TRAVEL GUIDE: What To Do & Eat In Cancún, Mexico

Having flown over from Los Angeles to Phoenix Sky Harbour International Airport with a 4 hour lay-over, we walked around the terminal, looking for food. We even had enough time to assess and decide on my food option from the whole terminal before bringing it back at our boarding gate.

10549289_10152587060991745_275681841334901943_oJust as I was about to devour my meal, the lady across me commented with one of the best Southern accents that I have heard to date: “Excuse me, where did you get that salad? I saw you taking photos of your salad. And I said to myself, I gotta get me some of that salad.” I wasn’t certain whether or not to laugh.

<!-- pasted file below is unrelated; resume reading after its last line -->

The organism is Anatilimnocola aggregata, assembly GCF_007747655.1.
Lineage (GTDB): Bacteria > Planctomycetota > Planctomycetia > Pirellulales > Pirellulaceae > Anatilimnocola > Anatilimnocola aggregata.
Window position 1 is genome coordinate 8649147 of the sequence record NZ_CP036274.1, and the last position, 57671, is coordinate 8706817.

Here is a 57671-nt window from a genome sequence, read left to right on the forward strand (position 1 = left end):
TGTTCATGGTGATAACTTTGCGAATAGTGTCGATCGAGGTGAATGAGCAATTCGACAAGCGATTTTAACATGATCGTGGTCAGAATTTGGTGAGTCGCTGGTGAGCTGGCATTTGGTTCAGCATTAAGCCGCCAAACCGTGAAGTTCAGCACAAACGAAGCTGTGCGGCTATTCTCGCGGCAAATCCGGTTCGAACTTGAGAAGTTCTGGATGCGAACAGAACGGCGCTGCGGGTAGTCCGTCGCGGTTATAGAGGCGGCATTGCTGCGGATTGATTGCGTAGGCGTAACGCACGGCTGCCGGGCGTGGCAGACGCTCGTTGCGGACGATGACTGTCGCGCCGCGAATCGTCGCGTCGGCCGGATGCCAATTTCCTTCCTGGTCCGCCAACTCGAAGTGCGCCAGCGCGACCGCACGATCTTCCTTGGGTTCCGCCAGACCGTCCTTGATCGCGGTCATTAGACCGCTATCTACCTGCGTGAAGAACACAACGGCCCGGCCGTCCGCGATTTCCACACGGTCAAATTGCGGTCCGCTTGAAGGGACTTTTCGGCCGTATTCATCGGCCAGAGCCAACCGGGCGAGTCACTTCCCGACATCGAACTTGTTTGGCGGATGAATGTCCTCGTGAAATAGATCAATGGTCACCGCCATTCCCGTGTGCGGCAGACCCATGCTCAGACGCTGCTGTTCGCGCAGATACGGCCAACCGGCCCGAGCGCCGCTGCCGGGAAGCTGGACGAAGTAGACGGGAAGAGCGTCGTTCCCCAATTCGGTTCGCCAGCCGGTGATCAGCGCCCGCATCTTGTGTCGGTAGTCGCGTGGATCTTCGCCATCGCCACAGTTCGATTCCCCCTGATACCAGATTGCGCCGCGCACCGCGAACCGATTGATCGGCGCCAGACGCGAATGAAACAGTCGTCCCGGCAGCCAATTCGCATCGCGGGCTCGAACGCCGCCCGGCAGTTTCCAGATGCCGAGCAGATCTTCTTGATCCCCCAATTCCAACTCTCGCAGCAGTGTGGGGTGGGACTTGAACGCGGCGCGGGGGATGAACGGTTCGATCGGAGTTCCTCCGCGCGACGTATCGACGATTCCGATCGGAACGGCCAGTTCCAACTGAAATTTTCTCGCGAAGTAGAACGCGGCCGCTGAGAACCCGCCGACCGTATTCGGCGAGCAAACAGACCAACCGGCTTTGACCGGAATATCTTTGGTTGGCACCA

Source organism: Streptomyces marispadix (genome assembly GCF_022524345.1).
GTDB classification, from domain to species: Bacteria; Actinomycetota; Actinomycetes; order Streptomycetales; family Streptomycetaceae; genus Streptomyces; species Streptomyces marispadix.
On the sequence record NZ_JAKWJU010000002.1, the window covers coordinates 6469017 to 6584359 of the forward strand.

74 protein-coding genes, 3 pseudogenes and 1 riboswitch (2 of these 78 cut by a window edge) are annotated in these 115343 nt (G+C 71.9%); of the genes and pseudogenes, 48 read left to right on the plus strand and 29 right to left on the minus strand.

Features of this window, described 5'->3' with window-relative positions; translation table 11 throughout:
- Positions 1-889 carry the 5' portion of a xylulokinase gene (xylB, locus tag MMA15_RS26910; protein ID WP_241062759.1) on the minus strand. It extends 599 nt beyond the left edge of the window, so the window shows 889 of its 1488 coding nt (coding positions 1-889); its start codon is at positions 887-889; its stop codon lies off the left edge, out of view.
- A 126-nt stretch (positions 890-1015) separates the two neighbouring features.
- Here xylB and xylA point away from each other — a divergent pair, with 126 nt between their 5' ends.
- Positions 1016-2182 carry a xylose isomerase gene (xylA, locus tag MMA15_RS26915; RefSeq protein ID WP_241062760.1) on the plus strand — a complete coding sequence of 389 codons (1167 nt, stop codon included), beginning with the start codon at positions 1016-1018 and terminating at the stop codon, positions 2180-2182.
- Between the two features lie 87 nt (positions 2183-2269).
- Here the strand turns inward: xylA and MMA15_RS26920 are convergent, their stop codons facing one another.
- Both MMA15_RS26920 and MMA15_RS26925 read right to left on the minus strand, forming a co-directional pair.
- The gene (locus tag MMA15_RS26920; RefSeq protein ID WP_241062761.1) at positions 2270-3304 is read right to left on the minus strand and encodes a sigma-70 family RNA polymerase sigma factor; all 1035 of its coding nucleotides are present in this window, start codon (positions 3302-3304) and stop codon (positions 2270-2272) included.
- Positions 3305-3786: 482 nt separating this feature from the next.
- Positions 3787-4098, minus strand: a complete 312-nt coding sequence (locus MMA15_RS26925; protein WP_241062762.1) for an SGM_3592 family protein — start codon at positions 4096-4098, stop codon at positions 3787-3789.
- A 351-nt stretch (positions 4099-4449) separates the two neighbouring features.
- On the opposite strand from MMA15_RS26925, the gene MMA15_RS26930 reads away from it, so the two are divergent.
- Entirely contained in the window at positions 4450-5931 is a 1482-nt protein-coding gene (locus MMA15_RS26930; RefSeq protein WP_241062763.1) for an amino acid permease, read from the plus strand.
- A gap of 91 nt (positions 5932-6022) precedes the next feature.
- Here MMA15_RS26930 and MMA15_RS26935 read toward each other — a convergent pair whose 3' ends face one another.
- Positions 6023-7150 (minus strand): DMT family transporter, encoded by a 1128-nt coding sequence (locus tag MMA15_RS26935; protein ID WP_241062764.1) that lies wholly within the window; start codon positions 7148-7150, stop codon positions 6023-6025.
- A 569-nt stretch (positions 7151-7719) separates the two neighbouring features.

After lunch, a 6 hour flight to Cancún and a car ride, we finally arrived at our apartment in Playa Marlín. Air-con, unpack, swimmers on, private beach, nap. Nothing more to be said.

Day 2

The next morning, it was back to our private beach again. I could see it slowly becoming a ritual – Waves, tan, returning back to our apartment for naps in the air-conditioning, and out again to check out one of Cancún’s biggest shopping malls right outside our place, Plaza Kukulcan. Here, we entered ‘luxury lane’ as it was named, and true enough, it proved to be my best shopping experience yet. We were served Australian Yellow Tail wine by the glass on a silver platter by the Chanel counter, as a violinist travelled up and down the escalators playing ‘Rather be’ by Clean Bandit.


And at night, we grabbed dinner at a local restaurant (or perhaps bar). The usual suspects – burritos, tacos and nachos with the table condiments contained in a mini boxing ring on the table. We then rested up early because tomorrow was going to be the big day!

Day 3